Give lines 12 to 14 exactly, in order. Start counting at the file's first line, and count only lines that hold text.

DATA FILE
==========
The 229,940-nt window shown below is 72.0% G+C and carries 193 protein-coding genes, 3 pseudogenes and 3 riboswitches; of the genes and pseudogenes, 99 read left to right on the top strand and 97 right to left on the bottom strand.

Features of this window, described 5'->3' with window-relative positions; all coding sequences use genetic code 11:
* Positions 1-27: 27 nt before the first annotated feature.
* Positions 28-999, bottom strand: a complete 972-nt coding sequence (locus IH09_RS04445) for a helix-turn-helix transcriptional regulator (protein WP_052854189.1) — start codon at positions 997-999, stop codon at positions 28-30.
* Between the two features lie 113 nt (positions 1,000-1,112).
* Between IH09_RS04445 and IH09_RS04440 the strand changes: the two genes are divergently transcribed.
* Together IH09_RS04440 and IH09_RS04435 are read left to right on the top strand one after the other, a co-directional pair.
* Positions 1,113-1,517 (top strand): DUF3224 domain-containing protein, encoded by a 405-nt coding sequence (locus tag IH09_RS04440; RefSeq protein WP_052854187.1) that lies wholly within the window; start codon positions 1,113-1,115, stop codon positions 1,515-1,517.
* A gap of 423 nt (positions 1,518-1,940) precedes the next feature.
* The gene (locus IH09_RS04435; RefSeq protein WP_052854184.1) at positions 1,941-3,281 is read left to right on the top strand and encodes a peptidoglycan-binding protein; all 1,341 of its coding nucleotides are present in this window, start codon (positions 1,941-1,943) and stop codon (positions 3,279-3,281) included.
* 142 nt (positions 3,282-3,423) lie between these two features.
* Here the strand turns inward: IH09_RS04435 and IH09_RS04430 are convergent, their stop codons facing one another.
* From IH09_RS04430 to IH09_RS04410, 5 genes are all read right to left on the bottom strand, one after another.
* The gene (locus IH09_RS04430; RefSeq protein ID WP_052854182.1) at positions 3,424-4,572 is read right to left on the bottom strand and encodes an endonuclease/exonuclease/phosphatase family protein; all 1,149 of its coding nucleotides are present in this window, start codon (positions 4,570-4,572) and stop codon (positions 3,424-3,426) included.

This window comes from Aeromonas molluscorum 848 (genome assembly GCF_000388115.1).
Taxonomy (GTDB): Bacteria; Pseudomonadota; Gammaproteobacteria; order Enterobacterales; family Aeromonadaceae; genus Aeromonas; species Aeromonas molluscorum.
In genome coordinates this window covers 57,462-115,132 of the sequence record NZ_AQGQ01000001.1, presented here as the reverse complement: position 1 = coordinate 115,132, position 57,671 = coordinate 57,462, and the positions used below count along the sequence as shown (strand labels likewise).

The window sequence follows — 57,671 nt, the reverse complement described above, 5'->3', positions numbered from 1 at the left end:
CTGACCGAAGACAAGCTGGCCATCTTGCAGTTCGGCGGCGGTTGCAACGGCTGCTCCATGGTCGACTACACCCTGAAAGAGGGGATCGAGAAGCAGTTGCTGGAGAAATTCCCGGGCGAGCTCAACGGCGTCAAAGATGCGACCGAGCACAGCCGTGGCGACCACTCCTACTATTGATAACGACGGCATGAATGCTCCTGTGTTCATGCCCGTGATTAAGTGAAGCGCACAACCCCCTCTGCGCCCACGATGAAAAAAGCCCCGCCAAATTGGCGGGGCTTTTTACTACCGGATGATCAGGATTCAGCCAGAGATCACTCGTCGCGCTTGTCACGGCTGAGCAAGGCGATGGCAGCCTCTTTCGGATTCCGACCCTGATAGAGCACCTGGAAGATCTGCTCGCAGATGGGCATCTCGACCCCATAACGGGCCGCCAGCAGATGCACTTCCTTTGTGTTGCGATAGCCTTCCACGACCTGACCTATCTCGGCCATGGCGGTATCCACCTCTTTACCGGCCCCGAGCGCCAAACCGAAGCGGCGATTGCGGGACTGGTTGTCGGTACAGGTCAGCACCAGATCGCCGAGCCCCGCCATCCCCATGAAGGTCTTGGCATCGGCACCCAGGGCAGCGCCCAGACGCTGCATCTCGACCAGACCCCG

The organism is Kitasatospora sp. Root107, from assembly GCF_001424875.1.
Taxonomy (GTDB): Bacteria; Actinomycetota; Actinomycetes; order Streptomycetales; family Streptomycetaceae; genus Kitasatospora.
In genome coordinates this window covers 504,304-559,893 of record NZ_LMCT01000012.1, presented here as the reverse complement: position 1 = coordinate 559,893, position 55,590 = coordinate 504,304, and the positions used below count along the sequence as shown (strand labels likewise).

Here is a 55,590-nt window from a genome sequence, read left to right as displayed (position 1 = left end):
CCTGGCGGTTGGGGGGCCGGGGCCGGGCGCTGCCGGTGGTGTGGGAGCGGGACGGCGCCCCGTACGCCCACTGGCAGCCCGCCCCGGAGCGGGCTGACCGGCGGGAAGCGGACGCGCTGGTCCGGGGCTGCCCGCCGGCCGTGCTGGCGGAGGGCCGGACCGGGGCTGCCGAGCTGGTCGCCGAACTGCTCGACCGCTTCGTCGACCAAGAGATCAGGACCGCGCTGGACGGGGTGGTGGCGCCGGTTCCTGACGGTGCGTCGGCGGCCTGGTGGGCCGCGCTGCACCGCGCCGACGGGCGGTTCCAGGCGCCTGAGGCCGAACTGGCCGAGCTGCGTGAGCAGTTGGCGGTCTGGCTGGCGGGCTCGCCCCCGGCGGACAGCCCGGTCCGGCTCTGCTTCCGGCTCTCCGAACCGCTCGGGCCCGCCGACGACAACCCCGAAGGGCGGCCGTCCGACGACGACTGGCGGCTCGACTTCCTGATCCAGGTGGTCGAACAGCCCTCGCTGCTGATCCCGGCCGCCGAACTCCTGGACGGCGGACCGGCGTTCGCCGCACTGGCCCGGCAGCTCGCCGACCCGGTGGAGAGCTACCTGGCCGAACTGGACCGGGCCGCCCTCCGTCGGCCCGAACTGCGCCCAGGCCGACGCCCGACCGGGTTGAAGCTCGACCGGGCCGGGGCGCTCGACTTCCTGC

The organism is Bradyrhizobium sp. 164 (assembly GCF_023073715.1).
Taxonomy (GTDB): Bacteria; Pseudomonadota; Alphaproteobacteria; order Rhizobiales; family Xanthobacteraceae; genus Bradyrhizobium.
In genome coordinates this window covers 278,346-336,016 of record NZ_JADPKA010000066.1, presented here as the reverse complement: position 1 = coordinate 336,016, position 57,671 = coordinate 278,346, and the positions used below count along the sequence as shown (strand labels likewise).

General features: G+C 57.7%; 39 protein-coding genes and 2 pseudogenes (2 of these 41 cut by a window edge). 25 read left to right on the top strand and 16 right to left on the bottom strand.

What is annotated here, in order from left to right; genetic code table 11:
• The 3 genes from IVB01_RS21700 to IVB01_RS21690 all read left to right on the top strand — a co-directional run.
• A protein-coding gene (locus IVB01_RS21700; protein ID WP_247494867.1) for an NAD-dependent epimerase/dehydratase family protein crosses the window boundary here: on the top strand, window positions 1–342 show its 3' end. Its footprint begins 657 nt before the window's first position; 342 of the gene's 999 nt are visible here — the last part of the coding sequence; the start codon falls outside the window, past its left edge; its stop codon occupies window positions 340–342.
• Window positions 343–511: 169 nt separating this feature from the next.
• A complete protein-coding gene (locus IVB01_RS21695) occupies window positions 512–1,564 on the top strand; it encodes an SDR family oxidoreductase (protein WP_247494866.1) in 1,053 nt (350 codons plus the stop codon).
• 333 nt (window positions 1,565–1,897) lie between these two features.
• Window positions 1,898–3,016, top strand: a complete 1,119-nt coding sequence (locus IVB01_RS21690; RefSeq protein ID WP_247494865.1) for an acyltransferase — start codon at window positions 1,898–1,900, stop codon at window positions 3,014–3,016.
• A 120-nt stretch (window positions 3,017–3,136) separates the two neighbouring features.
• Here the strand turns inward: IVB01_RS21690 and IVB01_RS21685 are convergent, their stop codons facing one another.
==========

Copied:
* Here the strand turns inward: IH09_RS04435 and IH09_RS04430 are convergent, their stop codons facing one another.
* From IH09_RS04430 to IH09_RS04410, 5 genes are all read right to left on the bottom strand, one after another.
* The gene (locus IH09_RS04430; RefSeq protein ID WP_052854182.1) at positions 3,424-4,572 is read right to left on the bottom strand and encodes an endonuclease/exonuclease/phosphatase family protein; all 1,149 of its coding nucleotides are present in this window, start codon (positions 4,570-4,572) and stop codon (positions 3,424-3,426) included.